Tuesday, March 08, 2011

Why do we need a regulatory crosswalk?

In a post below, I talked about the unfortunate marketability of a book that explains The Joint Commission standards in plain English -- both for the hospitals it surveys and for its own surveyors. Now arrives another email with an ad for a $399 service called Patient Safety Monitor, that, among other things, allows you to:

Find and compare state, CMS, and Joint Commission regulations on high-profile patient safety issues such as:
  • Verbal Orders;
  • Critical Test Results;
  • Handoffs
  • Infection Control: Hand Hygiene
I don't want to get into the issue of state regulations today, but the idea that you might pay for a service to provide a "crosswalk" to help you reconcile CMS and Joint Commission regulations is troubling.

The CMS Conditions of Participation are basically the terms that make a hospital eligible to see Medicare patients, and by extension, other patients whose bills are paid by private insurers. In essence, you can't stay in business as a hospital if you do not satisfy the Conditions of Participation.

The Joint Commission has been delegated "deeming authority" by CMS to review a hospital's compliance with the Conditions of Participation.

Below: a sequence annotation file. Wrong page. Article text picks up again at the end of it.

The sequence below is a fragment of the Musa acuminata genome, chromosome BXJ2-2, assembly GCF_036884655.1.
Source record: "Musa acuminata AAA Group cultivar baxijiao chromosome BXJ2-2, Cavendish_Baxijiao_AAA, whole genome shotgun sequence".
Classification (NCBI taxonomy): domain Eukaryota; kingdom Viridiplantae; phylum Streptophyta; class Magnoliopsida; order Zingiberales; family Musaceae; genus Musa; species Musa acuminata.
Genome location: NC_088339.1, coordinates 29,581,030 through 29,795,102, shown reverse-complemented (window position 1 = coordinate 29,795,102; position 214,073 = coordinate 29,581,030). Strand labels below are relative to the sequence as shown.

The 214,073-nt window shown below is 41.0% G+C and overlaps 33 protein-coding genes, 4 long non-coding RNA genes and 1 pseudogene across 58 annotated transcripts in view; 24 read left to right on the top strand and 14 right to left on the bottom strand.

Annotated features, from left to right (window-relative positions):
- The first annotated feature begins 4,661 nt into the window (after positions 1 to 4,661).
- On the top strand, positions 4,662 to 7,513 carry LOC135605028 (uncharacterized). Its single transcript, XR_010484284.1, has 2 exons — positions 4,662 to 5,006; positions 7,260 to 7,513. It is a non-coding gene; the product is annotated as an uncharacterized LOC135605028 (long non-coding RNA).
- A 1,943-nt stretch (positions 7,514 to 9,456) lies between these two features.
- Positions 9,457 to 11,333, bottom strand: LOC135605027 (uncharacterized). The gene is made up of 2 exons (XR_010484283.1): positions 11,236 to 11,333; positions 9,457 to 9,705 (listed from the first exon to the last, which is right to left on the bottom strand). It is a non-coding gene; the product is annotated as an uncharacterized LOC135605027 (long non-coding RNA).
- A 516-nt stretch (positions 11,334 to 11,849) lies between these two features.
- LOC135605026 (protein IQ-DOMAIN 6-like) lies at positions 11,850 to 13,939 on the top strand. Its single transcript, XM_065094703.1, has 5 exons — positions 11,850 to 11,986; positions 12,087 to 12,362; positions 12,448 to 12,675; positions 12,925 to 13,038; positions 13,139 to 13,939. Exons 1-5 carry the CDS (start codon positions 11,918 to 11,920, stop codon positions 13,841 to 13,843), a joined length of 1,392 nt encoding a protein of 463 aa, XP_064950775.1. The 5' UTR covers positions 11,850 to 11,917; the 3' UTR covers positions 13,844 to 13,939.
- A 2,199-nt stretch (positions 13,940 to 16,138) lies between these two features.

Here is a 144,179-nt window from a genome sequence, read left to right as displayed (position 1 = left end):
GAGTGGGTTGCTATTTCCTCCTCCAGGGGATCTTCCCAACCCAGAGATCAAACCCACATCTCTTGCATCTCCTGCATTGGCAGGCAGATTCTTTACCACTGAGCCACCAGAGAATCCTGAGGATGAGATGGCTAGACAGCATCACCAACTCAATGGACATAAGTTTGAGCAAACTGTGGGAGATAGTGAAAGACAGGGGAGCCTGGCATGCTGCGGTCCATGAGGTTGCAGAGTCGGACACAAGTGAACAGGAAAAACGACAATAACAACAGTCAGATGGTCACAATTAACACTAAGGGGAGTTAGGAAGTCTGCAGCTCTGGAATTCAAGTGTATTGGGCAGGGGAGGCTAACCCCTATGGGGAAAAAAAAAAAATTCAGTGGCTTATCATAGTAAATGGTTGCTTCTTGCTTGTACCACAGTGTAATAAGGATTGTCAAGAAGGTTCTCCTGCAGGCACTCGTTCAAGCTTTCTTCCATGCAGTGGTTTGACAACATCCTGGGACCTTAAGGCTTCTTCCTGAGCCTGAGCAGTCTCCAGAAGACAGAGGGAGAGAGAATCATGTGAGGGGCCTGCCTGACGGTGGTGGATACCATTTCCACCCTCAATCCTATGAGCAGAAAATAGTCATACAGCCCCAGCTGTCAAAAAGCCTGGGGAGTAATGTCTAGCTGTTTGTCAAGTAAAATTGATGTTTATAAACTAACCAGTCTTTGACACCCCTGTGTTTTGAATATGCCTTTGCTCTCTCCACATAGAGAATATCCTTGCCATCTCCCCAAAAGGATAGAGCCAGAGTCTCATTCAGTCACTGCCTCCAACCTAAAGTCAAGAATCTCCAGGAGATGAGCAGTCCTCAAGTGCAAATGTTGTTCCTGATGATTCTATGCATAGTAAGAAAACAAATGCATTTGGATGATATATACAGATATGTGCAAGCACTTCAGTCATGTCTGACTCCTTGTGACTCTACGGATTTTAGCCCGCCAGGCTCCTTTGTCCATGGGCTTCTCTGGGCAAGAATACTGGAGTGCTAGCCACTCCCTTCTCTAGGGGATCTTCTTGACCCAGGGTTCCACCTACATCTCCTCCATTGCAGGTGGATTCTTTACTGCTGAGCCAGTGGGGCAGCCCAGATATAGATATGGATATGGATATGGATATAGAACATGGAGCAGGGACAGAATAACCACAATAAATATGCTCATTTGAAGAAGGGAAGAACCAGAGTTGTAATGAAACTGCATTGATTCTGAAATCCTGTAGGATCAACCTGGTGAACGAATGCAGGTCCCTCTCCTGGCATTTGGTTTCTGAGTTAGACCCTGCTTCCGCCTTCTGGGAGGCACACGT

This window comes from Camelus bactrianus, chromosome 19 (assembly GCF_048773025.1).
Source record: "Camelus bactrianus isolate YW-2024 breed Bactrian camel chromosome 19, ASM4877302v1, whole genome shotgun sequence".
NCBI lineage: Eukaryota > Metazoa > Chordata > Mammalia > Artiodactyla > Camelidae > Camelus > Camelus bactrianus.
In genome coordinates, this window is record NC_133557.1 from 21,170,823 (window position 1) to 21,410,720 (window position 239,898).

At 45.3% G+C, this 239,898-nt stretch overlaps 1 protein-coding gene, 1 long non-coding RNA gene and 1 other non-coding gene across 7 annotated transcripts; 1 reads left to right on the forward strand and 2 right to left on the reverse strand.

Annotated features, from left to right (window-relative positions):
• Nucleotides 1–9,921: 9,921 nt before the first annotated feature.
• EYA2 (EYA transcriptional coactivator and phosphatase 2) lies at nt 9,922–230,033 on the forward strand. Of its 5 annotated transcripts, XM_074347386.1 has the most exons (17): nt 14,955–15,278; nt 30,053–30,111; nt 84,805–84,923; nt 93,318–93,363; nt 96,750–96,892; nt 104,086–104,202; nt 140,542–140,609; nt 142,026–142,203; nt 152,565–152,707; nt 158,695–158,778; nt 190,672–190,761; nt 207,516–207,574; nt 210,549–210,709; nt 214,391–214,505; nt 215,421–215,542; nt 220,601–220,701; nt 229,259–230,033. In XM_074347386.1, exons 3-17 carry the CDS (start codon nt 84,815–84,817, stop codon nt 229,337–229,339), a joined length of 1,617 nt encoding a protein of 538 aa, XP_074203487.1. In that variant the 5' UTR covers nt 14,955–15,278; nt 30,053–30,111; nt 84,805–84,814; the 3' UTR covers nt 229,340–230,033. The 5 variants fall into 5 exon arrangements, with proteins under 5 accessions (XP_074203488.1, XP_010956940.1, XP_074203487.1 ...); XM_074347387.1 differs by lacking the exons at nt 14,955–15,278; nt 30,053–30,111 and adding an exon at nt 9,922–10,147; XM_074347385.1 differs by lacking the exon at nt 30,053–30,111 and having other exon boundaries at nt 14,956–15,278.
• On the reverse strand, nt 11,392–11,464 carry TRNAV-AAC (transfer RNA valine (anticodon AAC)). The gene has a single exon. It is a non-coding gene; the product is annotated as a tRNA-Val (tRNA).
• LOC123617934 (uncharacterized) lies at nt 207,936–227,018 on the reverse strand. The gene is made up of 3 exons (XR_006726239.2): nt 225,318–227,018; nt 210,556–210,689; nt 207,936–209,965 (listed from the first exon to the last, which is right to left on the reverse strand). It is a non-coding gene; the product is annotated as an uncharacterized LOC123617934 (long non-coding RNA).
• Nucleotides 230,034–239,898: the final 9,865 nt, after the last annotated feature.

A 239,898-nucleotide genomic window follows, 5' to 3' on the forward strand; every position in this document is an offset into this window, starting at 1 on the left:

So should there be any difference between the reviewing standards of the JC vis-à-vis that of CMS? If there is no difference, why is this service being sold? If there is a difference, we have a troubling difficult situation.

The advertised service, by the way, also provides updates in a Patient Safety Monitor Journal of new developments in regulatory review standards. As in the previous post, I wonder why there is a need for a commercial product to offer such advisories. Don't CMS and The Joint Commission offer plain English advisories and interpretations of their own regulations?

All of which reminds me, while we are at it: Whatever became of the idea of The Joint Commission making its library of best practices open to the public? Why doesn't CMS require it as part of the delegation of authority? After all, the JC acquires this information as part of its surveying function. In that sense, it should be public information, like other government sponsored work.


e-Patient Dave said...

*Is* there a need for these things? Or is this just an example of something some fools will buy, not realizing the info is freely available? I'm thinking of the companies that offer info on one's Social Security account, etc, which anyone can have for the asking.

I dunno, just wondering.

Anonymous said...

Could it be the same reason that the Joint Commission also has a consulting arm to help you pass inspection?

"Follow the money."